I don’t see a decline in American science, or in public acceptance of science, except in one area: funding. In the halcyon days when Frank’s professors were young, and later, when he was a student, the government had tons of money to fund science. Grants were much easier to get than they are now, when the funding rate of an organization like the National Science Foundation is only 7-10%. But that diminution of funding reflects not a disrespect for science, but the tightening of everyone’s belts in tough economic times. I am sure than when things improve economically, science funding will rise.
Nevertheless, other nations are catching up to us, and we hear dire warning that the U.S. is falling behind in science. But should we really worry about that? The U.S. remains the gold standard for scientific research, but other countries are closing the gap. So what? Many of those countries send their students to the U.S. and Canada for training, and we’re simply exporting our expertise. A rising tide lifts all boats, and it’s good, I think, that other countries are catching up to us. The argument that “our country is falling behind” smacks to me of chauvinism, especially when it reflects a rise in other nations rather than a decline in our own.
So I’m not sure I agree with Frank’s assessment that our culture is now “less engaged with science and technology as intellectual pursuits than at any point I can remember.” There are tons of popular science books on the shelves these days, and although Carl Sagan and Steve Gould are no longer with us, we have Richard Dawkins, Brian Greene, Neil deGrasse Tyson, Dan Dennett, Steve Pinker, Lee Smolin, E. O. Wilson, Jared Diamond, and many others, as well as tons of nature shows on television. We are literally awash in popular science, as a visit to any bookstore can confirm.
So what is Frank’s solution to this problem? It’s lame. He argues that students “must become fierce champions of science in the marketplace of ideas.” And this:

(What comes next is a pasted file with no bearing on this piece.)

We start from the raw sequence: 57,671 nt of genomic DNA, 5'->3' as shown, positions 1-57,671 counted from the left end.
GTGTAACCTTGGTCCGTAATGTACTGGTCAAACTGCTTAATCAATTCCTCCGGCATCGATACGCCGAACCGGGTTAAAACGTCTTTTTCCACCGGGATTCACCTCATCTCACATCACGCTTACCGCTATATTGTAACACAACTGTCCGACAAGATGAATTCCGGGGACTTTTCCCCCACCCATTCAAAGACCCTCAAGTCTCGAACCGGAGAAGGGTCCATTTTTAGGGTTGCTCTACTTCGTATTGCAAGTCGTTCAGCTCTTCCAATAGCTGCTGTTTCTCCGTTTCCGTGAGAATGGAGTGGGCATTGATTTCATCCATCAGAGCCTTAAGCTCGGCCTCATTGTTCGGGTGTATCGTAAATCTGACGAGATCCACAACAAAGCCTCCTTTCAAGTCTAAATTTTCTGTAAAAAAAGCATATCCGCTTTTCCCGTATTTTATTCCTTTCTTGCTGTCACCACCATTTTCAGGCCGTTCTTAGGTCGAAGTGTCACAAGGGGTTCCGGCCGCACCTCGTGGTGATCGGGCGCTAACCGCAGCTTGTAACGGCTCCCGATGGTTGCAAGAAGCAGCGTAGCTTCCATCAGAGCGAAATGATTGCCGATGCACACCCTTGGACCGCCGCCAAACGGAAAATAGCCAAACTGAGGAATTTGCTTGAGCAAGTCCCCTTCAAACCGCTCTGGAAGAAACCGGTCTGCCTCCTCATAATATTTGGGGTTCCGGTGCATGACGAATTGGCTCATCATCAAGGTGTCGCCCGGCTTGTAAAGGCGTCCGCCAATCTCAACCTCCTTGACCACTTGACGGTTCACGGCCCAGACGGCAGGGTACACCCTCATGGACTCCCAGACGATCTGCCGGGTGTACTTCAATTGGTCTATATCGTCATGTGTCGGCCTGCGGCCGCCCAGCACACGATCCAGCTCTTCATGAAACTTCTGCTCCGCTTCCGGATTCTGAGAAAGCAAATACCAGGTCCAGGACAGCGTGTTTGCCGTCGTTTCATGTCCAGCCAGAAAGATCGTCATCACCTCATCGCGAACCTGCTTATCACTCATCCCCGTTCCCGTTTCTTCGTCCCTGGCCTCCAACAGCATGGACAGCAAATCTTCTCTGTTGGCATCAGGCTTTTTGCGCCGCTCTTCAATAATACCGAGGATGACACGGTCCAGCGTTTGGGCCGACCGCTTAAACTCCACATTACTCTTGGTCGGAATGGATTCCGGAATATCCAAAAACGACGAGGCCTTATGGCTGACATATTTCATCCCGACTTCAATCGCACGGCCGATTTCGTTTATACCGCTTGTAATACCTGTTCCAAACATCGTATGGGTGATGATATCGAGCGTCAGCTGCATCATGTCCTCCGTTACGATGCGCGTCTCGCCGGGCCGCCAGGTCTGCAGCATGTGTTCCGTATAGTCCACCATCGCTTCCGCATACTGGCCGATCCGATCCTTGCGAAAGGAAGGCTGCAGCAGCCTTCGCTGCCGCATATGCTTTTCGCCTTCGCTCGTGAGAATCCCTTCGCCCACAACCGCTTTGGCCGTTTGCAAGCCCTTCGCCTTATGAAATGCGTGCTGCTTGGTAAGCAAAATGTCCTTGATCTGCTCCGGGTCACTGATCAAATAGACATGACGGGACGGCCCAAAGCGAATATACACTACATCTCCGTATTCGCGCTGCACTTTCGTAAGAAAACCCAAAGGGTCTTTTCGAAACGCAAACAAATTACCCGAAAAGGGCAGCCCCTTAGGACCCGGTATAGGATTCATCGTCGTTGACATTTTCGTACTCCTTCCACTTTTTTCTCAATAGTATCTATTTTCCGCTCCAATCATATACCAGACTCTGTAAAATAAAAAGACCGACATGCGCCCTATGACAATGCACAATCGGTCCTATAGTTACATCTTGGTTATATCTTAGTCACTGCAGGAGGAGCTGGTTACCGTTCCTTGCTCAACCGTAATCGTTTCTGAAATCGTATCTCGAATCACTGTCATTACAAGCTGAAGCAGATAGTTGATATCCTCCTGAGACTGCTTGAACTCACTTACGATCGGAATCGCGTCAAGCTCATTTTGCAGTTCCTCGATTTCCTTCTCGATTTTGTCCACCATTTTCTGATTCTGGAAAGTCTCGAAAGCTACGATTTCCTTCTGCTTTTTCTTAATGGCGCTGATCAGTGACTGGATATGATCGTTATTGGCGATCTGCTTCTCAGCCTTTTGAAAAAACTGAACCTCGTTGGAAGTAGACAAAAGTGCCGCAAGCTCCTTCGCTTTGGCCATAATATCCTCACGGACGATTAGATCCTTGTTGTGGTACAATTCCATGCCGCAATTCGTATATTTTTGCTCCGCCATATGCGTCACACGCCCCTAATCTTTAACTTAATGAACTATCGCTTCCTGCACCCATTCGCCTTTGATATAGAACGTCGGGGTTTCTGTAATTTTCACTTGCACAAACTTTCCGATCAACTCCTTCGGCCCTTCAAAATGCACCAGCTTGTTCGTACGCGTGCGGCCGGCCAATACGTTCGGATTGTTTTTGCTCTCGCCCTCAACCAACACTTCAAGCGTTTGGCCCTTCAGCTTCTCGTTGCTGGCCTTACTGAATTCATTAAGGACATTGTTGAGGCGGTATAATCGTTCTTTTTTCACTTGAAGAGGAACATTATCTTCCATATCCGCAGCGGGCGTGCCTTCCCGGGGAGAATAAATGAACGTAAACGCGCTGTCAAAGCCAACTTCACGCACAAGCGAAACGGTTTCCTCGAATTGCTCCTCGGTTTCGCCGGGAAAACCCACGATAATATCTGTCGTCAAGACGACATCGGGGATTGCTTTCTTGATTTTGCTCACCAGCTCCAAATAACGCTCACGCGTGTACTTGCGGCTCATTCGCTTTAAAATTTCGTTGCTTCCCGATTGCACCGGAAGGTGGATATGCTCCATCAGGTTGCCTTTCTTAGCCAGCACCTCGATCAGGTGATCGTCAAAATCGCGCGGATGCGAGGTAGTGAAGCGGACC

The enthusiasm and generous spirit that Mr. Sagan used to advocate for science now must inspire all of us. There are science Twitter feeds and blogs to run, citywide science festivals and high school science fairs that need input. For the civic-minded nonscientists there are school board curriculum meetings and long-term climate response plans that cry out for the participation of informed citizens. And for every parent and grandparent there is the opportunity to make a few more trips to the science museum with your children.
Yes, yes, those activities could marginally increase interest in science among the public. But why do we have to be inspired by Sagan when there are others equally compelling? Just read some of Dawkins’s evolution books, and nobody is more enthusiastic about selling astronomy and cosmology than Neil deGrasse Tyson. Still, the failure of parents to take their kids to science museums is not the major problem. That is close to the failed solution proposed by Mooney and Kirshenbaum, who in Unscientific America suggested that those interested in science should become journalists and science p.r. people instead of working scientists. That is, we should train more cheerleaders for science. Nobody took that argument seriously.
Now maybe this is just me, but I think that we’re if we really want to boost public respect for U. S. science, and the amount of science being done, we should do two things:
1. Weaken America’s hold on religion, which is largely responsible for climate-change denialism and completely responsible for creationism. These movements are brushfires that will re-ignite so long as faith is there to fuel them. We’re in a war not for science, but against superstition, which enables nonscientific views.
2. Fund science more generously. That not only increases the product (new knowledge), but feeds back into public education, for the best science educators are those practicing scientists who are enthusiastic and knowledgeable about their craft, and want to sell it to others. Those are the people with the means and the credibility.
Don’t get me wrong: I think that Frank’s article is, on the whole, a good thing. It’s just not an excellent thing, for it neither pinpoints the cause of the problem nor offers credible solutions. What we need are more secular players in the game, not more cheerleaders on the sidelines.
To the readers: Do you agree with Frank that there’s a problem? If so, what is it? And what solutions do you propose?